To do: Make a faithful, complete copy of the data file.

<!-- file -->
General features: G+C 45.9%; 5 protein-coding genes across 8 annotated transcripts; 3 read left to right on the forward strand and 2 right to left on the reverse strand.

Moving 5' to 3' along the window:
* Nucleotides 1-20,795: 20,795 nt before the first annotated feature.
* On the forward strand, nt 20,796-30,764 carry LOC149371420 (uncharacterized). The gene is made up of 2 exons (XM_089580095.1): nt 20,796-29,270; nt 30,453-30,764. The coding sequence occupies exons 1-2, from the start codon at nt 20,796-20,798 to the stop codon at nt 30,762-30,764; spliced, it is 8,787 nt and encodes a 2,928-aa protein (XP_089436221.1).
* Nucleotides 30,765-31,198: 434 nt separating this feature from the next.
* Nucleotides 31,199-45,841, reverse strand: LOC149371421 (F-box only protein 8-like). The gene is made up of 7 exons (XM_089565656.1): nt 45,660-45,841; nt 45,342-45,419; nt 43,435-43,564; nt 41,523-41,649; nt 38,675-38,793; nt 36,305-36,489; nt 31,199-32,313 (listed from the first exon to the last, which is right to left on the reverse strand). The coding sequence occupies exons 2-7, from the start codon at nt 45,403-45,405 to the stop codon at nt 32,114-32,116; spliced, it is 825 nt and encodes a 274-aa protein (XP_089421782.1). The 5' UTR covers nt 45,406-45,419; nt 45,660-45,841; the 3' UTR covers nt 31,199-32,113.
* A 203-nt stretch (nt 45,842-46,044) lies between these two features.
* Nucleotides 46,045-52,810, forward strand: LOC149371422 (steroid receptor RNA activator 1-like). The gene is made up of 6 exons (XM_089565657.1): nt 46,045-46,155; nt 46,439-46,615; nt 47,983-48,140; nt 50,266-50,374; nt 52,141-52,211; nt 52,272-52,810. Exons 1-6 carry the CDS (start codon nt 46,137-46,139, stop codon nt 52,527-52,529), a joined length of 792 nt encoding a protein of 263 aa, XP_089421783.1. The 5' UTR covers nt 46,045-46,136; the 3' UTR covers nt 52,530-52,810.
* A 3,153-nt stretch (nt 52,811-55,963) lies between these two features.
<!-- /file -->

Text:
General features: G+C 45.9%; 5 protein-coding genes across 8 annotated transcripts; 3 read left to right on the forward strand and 2 right to left on the reverse strand.

Moving 5' to 3' along the window:
* Nucleotides 1-20,795: 20,795 nt before the first annotated feature.
* On the forward strand, nt 20,796-30,764 carry LOC149371420 (uncharacterized). The gene is made up of 2 exons (XM_089580095.1): nt 20,796-29,270; nt 30,453-30,764. The coding sequence occupies exons 1-2, from the start codon at nt 20,796-20,798 to the stop codon at nt 30,762-30,764; spliced, it is 8,787 nt and encodes a 2,928-aa protein (XP_089436221.1).
* Nucleotides 30,765-31,198: 434 nt separating this feature from the next.
* Nucleotides 31,199-45,841, reverse strand: LOC149371421 (F-box only protein 8-like). The gene is made up of 7 exons (XM_089565656.1): nt 45,660-45,841; nt 45,342-45,419; nt 43,435-43,564; nt 41,523-41,649; nt 38,675-38,793; nt 36,305-36,489; nt 31,199-32,313 (listed from the first exon to the last, which is right to left on the reverse strand). The coding sequence occupies exons 2-7, from the start codon at nt 45,403-45,405 to the stop codon at nt 32,114-32,116; spliced, it is 825 nt and encodes a 274-aa protein (XP_089421782.1). The 5' UTR covers nt 45,406-45,419; nt 45,660-45,841; the 3' UTR covers nt 31,199-32,113.
* A 203-nt stretch (nt 45,842-46,044) lies between these two features.
* Nucleotides 46,045-52,810, forward strand: LOC149371422 (steroid receptor RNA activator 1-like). The gene is made up of 6 exons (XM_089565657.1): nt 46,045-46,155; nt 46,439-46,615; nt 47,983-48,140; nt 50,266-50,374; nt 52,141-52,211; nt 52,272-52,810. Exons 1-6 carry the CDS (start codon nt 46,137-46,139, stop codon nt 52,527-52,529), a joined length of 792 nt encoding a protein of 263 aa, XP_089421783.1. The 5' UTR covers nt 46,045-46,136; the 3' UTR covers nt 52,530-52,810.
* A 3,153-nt stretch (nt 52,811-55,963) lies between these two features.